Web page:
The Tucson Festival of Books celebrates its 10th anniversary this year and to honor that milestone, this month My Take/Your Take features four books by 2018 festival authors. We provide our personal take after reading the books, hearing from the authors in sessions and sometimes meeting the author in person. This week we give our take on When Dimple Met Rishi by Sandhya Menon.
This year, the Tucson Festival of Books celebrates its 10th anniversary. In a short period of time, the festival rose to become the third largest book festival in the U.S. drawing crowds in excess of 130,000. Each year the festival hosts 60-70 authors and illustrators of books for children and adolescents. This month My Take/Your Take features four books by this year’s festival authors to provide a personal take, starting with Jean and Holly on Drum Dream Girl by Margarita Engle and Rafael López.
For our last My Take/Your Take discussion of Schneider Family Award winning picture books, Mary, Christopher and Leslie share their takes on Six Dots: A Story of Young Louis Braille written by Jen Bryant and illustrated by Boris Kulikov. “Too small. He won’t survive!” cluck visitors looking into Louis’s bassinette. Readers follow along with Louis as he grows from a small baby into a healthy, curious toddler. Tragically, Louis’s curiosity leads to an accident that eventually results in him being blind.
Mary, Christopher and Leslie have chosen another picture book with a young protagonist for this weeks’ My Take/Your Take. George Ella Lyon’s The Pirate of Kindergarten tells the story of Ginny and her struggles with double vision. Avril’s illustrations help readers experience for themselves what Ginny sees when she looks out into her world–two of everything. When she tries to read the words in a book there are twice as many words. Frustrated, but determined, Ginny desperately wants to read.
In this week’s My Take/Your Take Mary, Christopher and Leslie share their takes on Back to Front and Upside Down by Claire Alexander. The story begins with a morning visit from the school principal, Mr. Slippers, to Stan’s kindergarten classroom. It’s Mr. Slippers birthday and he invites the class to his birthday party that afternoon. Stan’s troubles begin when he tries to write “Happy Birthday” on a card for Mr. Slippers. The letters come out muddled and Stan is afraid to ask Miss Catnip for help. After some encouraging words from his classmate, Mimi, Stan asks for help. With instructions from Miss Catnip, Stan practices and practices and practices until he can write the letters conventionally on Mr. Slipper’s card. The story closes with Stan proudly telling Mr. Slippers that “I wrote it all by myself” (Alexander, 2012, n.p.).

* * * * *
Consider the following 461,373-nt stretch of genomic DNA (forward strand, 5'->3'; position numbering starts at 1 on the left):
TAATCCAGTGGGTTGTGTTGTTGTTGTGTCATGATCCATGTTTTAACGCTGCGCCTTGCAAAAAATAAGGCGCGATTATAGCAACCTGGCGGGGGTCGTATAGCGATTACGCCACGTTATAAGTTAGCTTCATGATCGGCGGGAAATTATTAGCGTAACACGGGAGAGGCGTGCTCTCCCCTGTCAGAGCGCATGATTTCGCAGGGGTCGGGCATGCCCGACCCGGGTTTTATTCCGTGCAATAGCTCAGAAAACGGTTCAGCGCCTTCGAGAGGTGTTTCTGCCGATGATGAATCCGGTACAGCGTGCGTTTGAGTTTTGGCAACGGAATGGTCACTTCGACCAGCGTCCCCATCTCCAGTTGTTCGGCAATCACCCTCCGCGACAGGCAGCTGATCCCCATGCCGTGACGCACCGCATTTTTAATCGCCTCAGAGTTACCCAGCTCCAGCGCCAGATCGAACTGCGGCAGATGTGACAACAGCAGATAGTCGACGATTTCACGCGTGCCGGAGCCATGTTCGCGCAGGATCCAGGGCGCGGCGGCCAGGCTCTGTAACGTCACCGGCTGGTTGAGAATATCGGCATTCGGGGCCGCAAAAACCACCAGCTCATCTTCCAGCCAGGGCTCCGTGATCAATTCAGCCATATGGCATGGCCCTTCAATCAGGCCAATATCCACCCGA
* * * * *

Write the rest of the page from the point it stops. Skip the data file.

Just say “award-winning book” to a group of children’s and adolescent literature enthusiasts and listen to the many, various takes each offer to the conversation! But what happens when preservice teachers in the novice stages of exploring children’s and adolescent literature share their take on award-winning picturebooks? This month Mary (an enthusiast), Christopher and Leslie (preservice teachers) share their takes on Schneider Family Award winning picturebooks. The perspectives for this month’s My Take/Your Take clearly show that regardless of the depth of knowledge one has about picturebooks, everyone has their own take on its merits. We begin with a discussion of Emmanuel’s Dream by Laurie Anne Thompson and Sean Qualls.
While serving on award committees, we took notice of books published in 2017 that feature foxes as characters. Throughout January, we looked at a few of these books to see how, or if, authors and illustrators reflect some of the more traditional and cultural views of foxes or if this is a new generation of perceptions of foxes. This week we give our takes on one final book. We started with The Fox and the Wild, then looked at The Fox Wish, also discussed Pandora and last week we give our takes on The Secret Life of the Red Fox. This week we discuss Little Fox in the Forest by Stephanie Graegin.
Throughout January, we discuss the representation of foxes in recently published children’s books. This became our focus as we served on literature award committees and noticed so many picturebooks about foxes piqued our interest. We wondered if this representation or characterization of the fox changed from the traditional portrayals of foxes. This is our fourth book to give our take on this month. We started with The Fox and the Wild, then looked at The Fox Wish and discussed Pandora last week. This week we give our takes on The Secret Life of the Red Fox by Laurence Pringle and Kate Garchinsky.
Last week we mentioned that those of us who serve on literature award committees noticed recent picturebook releases about foxes piqued our interest. We wondered if this representation or characterization of the fox had changed from the traditional portrayals of foxes. Are fox characters more empathetic? We started with The Fox and the Wild and then looked at The Fox Wish. This week we give our takes on Pandora by Victoria Turnbull.
As we mentioned last week, several of us serve on literature award committees and noticed that in 2017 publishers released interesting books about foxes. We wondered if the representation or characterization of the fox had changed from the traditional portrayal as a sly personality in trickster tales, classics or modern tales. Are fox characters more empathetic? Last week we looked at The Fox and the Wild. This week we take on The Fox Wish by Kimiko Aman.